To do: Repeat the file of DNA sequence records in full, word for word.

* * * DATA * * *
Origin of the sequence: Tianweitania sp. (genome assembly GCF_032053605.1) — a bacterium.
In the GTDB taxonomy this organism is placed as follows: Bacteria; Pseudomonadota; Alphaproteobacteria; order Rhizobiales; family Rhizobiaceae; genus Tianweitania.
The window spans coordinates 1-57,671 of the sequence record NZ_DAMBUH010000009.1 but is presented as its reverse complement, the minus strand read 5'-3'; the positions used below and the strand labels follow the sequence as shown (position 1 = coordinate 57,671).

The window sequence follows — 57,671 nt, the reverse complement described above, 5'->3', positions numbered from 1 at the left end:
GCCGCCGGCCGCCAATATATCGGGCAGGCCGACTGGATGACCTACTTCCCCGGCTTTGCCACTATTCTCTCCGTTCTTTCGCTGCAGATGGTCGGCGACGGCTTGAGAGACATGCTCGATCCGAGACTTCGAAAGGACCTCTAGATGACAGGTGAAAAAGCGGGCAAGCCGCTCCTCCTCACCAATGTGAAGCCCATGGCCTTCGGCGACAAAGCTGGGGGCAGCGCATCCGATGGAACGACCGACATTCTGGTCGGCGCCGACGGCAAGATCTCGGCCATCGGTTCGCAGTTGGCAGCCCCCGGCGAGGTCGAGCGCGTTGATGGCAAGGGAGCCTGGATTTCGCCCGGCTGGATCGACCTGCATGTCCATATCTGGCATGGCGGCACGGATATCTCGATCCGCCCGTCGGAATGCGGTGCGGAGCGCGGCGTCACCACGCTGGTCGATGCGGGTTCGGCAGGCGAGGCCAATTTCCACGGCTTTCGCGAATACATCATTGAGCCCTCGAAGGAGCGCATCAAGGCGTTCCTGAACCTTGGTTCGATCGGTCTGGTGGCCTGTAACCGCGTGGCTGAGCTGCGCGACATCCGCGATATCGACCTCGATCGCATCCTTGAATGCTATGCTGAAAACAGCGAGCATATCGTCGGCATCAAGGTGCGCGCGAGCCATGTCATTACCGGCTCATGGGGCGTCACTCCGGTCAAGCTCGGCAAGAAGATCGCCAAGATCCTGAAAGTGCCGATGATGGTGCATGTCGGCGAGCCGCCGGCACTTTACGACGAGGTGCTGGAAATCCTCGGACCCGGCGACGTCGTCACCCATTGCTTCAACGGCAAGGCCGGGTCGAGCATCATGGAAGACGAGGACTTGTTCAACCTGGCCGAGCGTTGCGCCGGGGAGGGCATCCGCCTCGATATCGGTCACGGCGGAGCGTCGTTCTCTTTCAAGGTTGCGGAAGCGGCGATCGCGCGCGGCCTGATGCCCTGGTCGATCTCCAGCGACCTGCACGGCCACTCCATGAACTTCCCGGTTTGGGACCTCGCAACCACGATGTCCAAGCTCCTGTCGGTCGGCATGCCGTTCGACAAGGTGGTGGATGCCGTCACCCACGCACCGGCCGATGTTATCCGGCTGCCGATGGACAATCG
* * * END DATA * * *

Origin of the sequence: Tianweitania sp. (genome assembly GCF_032053605.1) — a bacterium.
In the GTDB taxonomy this organism is placed as follows: Bacteria; Pseudomonadota; Alphaproteobacteria; order Rhizobiales; family Rhizobiaceae; genus Tianweitania.
The window spans coordinates 1-57,671 of the sequence record NZ_DAMBUH010000009.1 but is presented as its reverse complement, the minus strand read 5'-3'; the positions used below and the strand labels follow the sequence as shown (position 1 = coordinate 57,671).

The window sequence follows — 57,671 nt, the reverse complement described above, 5'->3', positions numbered from 1 at the left end:
GCCGCCGGCCGCCAATATATCGGGCAGGCCGACTGGATGACCTACTTCCCCGGCTTTGCCACTATTCTCTCCGTTCTTTCGCTGCAGATGGTCGGCGACGGCTTGAGAGACATGCTCGATCCGAGACTTCGAAAGGACCTCTAGATGACAGGTGAAAAAGCGGGCAAGCCGCTCCTCCTCACCAATGTGAAGCCCATGGCCTTCGGCGACAAAGCTGGGGGCAGCGCATCCGATGGAACGACCGACATTCTGGTCGGCGCCGACGGCAAGATCTCGGCCATCGGTTCGCAGTTGGCAGCCCCCGGCGAGGTCGAGCGCGTTGATGGCAAGGGAGCCTGGATTTCGCCCGGCTGGATCGACCTGCATGTCCATATCTGGCATGGCGGCACGGATATCTCGATCCGCCCGTCGGAATGCGGTGCGGAGCGCGGCGTCACCACGCTGGTCGATGCGGGTTCGGCAGGCGAGGCCAATTTCCACGGCTTTCGCGAATACATCATTGAGCCCTCGAAGGAGCGCATCAAGGCGTTCCTGAACCTTGGTTCGATCGGTCTGGTGGCCTGTAACCGCGTGGCTGAGCTGCGCGACATCCGCGATATCGACCTCGATCGCATCCTTGAATGCTATGCTGAAAACAGCGAGCATATCGTCGGCATCAAGGTGCGCGCGAGCCATGTCATTACCGGCTCATGGGGCGTCACTCCGGTCAAGCTCGGCAAGAAGATCGCCAAGATCCTGAAAGTGCCGATGATGGTGCATGTCGGCGAGCCGCCGGCACTTTACGACGAGGTGCTGGAAATCCTCGGACCCGGCGACGTCGTCACCCATTGCTTCAACGGCAAGGCCGGGTCGAGCATCATGGAAGACGAGGACTTGTTCAACCTGGCCGAGCGTTGCGCCGGGGAGGGCATCCGCCTCGATATCGGTCACGGCGGAGCGTCGTTCTCTTTCAAGGTTGCGGAAGCGGCGATCGCGCGCGGCCTGATGCCCTGGTCGATCTCCAGCGACCTGCACGGCCACTCCATGAACTTCCCGGTTTGGGACCTCGCAACCACGATGTCCAAGCTCCTGTCGGTCGGCATGCCGTTCGACAAGGTGGTGGATGCCGTCACCCACGCACCGGCCGATGTTATCCGGCTGCCGATGGACAATCG